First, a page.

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Dan Patrick Wants "Full Tape" of Town Hall Appearance Released

Lt. Gov. Dan Patrick wants ABC to release video of his full appearance at a town hall last week with President Barack Obama, saying the video was deceptively edited by the news network.

Texas Lt. Gov. Dan Patrick spoke to the Texas delegation on July 19, 2016, at the Republican National Convention in Clevelan…

CLEVELAND — Lt. Gov. Dan Patrick wants ABC to release video of his full appearance at a town hall last week with President Barack Obama, saying the video was deceptively edited by the news network.

In remarks here at the Republican National Convention, Patrick told Texas delegates that ABC aired only "about 40 percent of my give-and-take" with Obama at the town hall on race relations, which was Thursday in Washington, D.C. Patrick appeared most outraged at the network's decision not to include a moment in which he addressed Obama while standing alongside Cameron Sterling, the son of a man who was fatally shot by a police officer this month in Louisiana. 

"Remember this town hall was to be about unity, and here is a 15-year-old, African-American young man who has lost his dad, standing with this 60-year-old-plus, white, conservative Republican from Texas, and both of us are there and said, 'Mr. President, will you stop the violence?'" Patrick said. "And ABC cut that out. That's media bias."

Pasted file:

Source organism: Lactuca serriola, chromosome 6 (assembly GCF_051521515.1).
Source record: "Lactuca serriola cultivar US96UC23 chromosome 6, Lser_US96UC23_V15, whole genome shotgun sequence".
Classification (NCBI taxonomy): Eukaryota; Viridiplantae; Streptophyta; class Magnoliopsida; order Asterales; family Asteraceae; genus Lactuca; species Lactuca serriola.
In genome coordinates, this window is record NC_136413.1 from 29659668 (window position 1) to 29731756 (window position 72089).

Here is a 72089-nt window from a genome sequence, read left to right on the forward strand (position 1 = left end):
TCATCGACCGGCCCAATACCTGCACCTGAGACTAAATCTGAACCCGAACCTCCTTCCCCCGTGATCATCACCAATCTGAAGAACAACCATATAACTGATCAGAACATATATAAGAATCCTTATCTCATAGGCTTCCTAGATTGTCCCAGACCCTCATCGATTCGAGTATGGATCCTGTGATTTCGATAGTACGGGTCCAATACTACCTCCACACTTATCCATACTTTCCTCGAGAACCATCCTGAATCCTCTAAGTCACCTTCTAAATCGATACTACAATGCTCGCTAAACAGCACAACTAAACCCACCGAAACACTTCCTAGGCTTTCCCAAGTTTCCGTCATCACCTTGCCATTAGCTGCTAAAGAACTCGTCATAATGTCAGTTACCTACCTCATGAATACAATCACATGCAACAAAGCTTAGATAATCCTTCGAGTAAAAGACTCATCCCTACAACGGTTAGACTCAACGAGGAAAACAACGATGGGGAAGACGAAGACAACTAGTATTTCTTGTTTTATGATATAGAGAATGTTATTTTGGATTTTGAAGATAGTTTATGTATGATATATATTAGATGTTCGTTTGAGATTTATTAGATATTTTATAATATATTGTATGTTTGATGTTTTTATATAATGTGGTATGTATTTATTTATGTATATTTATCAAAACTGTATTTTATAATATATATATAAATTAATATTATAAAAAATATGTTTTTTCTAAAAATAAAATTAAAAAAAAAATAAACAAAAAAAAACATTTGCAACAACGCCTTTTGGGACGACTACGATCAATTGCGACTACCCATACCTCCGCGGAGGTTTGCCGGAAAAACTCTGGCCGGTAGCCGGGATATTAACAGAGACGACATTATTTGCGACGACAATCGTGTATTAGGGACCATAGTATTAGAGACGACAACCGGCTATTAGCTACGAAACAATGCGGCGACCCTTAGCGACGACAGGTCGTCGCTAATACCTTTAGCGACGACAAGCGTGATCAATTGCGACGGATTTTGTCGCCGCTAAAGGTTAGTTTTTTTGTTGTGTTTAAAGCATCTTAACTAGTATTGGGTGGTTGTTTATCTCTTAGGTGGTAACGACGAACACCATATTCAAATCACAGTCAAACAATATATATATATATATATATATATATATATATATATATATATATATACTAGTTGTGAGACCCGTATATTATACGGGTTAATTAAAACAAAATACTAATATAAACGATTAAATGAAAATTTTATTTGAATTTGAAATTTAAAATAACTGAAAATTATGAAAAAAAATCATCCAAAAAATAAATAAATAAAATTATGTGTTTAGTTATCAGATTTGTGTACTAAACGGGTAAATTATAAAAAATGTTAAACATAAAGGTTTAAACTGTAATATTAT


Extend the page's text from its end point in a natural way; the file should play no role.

According to a transcript of Patrick's full exchange with Obama, the lieutenant governor did indeed tell the president to "stop the violence" while apparently standing with Sterling. The White House released the transcript Friday to the Austin American-Statesman and PolitiFact Texas. 

"Take the hateful rhetoric out of this and stop the violence," Patrick told Obama. "That has to be first. We both ask you to do that, Mr. President." 

Obama replied: "I appreciate that, Lieutenant Governor.  Let me just — and Cameron — you can have a seat, Cameron. And you can, too, Lieutenant Governor."

The president then went on to insist he has "been unequivocal in condemning any rhetoric directed at police officers," a remark that made it on air. 

Patrick got a rowdy reception Wednesday in Cleveland from Texas delegates at their daily breakfast as he called for the release of the "full tape" of the moment. Delegates cheered in approval, banged on their tables and rose for a standing ovation. 

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